To maintain the necessary materials needed to meet demand for its products, Art of Board created the first in-shop skateboard salvage program, called "I Ride I Recycle." Boul hopes this helps change the perception of skateboarding, "from a disrespected art form to one that embraces recycling, environmentally responsible manufacturing, reusing wood waste and broken decks and supports charities and local skateshops. We're proud to say that we use every square inch of every deck in our products."
Finnish skateboarder and design student Björn Holm built a 6-foot-4 wooden surfboard out of used decks. "I knew from the start that I wanted to work with old skateboards because I love the colors inside them. And with my interest for surfing and surfboard shaping, the two ideas of old recycled skateboards, and a hollow wood surfboard came to life. I had no idea if it would work, since it's the first of its kind." says Holm.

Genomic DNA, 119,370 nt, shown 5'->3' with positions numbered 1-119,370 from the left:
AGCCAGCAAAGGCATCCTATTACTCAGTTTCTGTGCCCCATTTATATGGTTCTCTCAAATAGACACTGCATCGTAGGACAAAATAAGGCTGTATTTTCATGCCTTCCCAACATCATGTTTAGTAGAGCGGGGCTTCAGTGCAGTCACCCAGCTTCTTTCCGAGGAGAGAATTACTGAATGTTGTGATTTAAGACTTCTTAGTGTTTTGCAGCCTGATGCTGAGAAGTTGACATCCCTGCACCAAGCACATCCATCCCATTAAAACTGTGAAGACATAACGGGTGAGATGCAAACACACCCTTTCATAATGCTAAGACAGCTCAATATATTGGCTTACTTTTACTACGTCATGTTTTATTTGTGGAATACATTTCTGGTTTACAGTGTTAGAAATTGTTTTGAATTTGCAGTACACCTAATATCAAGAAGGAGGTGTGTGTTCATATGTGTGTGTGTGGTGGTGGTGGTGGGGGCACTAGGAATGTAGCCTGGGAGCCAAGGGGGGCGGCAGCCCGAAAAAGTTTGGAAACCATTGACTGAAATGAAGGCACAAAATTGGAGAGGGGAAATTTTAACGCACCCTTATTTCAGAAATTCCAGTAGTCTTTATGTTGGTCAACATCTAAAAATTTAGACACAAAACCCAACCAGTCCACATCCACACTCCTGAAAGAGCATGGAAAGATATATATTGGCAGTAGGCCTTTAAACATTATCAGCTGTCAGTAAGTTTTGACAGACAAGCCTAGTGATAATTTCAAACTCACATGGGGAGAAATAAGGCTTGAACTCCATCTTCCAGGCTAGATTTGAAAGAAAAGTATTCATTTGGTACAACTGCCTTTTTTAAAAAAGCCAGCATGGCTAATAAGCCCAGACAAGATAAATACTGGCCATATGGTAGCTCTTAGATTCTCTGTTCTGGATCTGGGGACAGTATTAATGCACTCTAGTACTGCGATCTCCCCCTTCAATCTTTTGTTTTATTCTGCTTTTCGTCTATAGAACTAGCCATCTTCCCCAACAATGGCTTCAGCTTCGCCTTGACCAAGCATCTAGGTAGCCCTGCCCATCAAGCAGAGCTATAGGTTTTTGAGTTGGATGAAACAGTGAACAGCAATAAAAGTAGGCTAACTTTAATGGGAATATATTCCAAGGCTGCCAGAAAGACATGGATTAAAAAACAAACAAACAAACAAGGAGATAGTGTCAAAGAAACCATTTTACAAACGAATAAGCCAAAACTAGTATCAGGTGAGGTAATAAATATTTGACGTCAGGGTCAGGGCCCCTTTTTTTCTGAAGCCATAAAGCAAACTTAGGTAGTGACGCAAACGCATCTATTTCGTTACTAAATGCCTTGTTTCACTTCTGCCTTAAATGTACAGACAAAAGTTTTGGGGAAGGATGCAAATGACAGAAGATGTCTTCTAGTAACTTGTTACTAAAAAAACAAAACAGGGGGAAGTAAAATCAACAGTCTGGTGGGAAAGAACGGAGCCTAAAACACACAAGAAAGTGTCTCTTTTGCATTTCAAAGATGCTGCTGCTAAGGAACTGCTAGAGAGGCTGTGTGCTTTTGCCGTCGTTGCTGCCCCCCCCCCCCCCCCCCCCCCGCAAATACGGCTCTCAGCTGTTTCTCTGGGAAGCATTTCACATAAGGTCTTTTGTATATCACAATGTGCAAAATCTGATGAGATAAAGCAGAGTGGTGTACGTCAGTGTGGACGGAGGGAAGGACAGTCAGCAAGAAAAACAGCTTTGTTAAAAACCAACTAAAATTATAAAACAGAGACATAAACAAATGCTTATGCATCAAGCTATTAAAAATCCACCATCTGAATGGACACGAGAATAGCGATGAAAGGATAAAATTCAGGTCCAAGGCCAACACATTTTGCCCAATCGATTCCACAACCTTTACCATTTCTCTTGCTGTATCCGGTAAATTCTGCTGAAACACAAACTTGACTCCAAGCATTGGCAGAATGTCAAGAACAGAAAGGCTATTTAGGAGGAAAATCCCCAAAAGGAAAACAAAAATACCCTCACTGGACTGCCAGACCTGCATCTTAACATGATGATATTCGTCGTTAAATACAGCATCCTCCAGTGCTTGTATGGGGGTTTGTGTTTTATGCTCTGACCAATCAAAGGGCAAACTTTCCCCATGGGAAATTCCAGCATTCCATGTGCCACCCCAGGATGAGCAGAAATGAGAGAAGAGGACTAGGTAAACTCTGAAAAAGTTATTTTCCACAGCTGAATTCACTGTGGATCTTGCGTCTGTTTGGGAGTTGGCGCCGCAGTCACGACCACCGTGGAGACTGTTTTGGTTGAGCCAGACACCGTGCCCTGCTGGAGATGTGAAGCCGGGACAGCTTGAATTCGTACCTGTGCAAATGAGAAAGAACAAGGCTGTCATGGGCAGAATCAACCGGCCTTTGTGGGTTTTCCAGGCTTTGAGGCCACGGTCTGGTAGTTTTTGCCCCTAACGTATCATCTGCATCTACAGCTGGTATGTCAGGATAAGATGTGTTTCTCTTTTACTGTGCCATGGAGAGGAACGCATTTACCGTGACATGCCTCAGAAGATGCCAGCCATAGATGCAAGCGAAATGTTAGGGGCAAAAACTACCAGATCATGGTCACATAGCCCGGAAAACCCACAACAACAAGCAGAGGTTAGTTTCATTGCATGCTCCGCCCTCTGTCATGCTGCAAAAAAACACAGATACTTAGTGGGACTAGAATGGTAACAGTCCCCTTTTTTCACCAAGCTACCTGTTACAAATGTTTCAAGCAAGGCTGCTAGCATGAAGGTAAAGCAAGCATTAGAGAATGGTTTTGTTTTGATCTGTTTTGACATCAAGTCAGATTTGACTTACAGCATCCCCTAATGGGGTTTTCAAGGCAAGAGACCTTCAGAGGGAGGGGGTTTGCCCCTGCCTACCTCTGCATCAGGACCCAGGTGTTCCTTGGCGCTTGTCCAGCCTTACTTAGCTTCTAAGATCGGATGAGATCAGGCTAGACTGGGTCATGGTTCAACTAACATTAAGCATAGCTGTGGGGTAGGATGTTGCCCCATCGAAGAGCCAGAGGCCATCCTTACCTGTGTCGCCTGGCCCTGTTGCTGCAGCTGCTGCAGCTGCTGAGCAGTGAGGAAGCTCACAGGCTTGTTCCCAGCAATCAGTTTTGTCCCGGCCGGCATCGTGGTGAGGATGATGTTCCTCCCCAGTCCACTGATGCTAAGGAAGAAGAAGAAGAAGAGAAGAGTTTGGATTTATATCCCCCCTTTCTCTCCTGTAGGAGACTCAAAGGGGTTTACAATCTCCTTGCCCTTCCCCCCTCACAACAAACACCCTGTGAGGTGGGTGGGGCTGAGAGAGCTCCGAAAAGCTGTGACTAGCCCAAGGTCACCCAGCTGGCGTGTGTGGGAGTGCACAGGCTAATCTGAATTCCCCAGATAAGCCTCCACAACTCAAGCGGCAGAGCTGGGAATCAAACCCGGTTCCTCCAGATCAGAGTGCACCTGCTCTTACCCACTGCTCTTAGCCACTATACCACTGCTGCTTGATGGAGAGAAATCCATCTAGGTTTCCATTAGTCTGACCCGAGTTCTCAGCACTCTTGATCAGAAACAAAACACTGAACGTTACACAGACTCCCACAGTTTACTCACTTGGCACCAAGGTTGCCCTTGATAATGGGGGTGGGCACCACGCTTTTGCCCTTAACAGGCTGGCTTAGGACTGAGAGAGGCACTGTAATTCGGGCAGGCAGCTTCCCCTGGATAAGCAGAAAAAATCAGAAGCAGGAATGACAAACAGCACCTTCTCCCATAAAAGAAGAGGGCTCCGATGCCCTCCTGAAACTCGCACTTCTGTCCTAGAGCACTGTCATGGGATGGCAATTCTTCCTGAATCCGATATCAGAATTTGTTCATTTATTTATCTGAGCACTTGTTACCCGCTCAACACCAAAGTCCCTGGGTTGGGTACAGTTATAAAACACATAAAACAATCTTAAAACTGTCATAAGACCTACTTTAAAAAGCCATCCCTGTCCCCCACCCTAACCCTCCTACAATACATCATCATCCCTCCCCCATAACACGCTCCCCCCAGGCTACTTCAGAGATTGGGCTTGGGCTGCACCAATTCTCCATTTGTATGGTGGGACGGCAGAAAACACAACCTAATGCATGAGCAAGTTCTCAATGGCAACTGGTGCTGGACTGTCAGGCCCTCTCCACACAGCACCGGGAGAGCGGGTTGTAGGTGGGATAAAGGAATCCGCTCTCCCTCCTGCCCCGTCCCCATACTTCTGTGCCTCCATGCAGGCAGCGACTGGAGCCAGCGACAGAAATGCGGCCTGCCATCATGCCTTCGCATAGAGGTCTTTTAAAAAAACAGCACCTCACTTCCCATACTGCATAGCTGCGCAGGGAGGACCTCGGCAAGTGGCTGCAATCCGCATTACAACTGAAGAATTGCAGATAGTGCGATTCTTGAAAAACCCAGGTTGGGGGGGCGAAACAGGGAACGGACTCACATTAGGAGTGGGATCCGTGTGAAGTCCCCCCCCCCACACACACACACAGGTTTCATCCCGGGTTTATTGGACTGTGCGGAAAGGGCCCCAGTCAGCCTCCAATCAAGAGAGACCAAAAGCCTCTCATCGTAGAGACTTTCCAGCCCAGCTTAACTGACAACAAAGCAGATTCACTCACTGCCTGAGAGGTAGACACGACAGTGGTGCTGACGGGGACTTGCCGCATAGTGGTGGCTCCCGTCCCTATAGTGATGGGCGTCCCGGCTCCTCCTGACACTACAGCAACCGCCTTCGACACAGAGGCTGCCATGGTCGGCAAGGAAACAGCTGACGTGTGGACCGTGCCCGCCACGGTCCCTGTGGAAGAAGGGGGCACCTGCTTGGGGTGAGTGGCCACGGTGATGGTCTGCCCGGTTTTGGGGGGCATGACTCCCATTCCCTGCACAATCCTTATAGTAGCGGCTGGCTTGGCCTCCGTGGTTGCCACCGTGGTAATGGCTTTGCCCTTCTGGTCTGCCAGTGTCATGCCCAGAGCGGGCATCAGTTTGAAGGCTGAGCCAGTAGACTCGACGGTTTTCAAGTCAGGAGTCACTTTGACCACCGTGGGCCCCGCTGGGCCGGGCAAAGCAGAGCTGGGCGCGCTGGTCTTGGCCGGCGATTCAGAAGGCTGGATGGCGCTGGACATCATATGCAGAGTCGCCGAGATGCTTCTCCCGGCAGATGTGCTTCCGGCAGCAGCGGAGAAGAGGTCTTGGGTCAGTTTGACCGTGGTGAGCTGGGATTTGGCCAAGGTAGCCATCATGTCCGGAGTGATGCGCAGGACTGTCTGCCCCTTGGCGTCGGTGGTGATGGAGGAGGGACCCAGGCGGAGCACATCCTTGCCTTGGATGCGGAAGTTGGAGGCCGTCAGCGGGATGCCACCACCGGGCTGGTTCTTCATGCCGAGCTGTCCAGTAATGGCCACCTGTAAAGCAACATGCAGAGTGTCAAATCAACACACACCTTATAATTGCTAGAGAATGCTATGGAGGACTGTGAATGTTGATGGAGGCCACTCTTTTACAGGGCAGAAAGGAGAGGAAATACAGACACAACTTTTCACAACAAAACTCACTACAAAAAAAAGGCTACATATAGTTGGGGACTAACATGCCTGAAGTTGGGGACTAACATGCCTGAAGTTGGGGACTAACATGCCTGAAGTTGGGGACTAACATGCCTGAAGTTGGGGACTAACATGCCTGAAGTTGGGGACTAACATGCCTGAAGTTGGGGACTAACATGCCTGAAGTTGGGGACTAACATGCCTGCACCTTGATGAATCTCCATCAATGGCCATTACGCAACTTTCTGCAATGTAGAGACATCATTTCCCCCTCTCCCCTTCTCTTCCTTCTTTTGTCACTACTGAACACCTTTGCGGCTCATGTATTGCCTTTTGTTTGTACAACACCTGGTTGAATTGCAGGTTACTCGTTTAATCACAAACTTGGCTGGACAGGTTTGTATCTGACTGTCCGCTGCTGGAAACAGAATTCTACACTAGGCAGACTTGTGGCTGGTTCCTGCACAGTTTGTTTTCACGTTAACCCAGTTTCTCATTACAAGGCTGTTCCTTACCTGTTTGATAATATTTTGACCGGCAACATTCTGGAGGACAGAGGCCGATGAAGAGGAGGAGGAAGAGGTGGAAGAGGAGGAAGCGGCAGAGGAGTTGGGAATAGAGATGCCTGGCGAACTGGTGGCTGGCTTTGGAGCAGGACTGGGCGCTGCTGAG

Reto Close Up
"There is so much beautiful material inside the boards that are not visible until you really start to work with them. The sanding makes the colors pop different as well, I like that!" More than 50 recycled skateboards and six months later, Björn Holm took his surfboard out in the water for a maiden voyage. Skateboarding came from surfing, so the ambitious design student has helped complete the circle with his thesis project called RETO, which stands for REcycle for TOmorrow.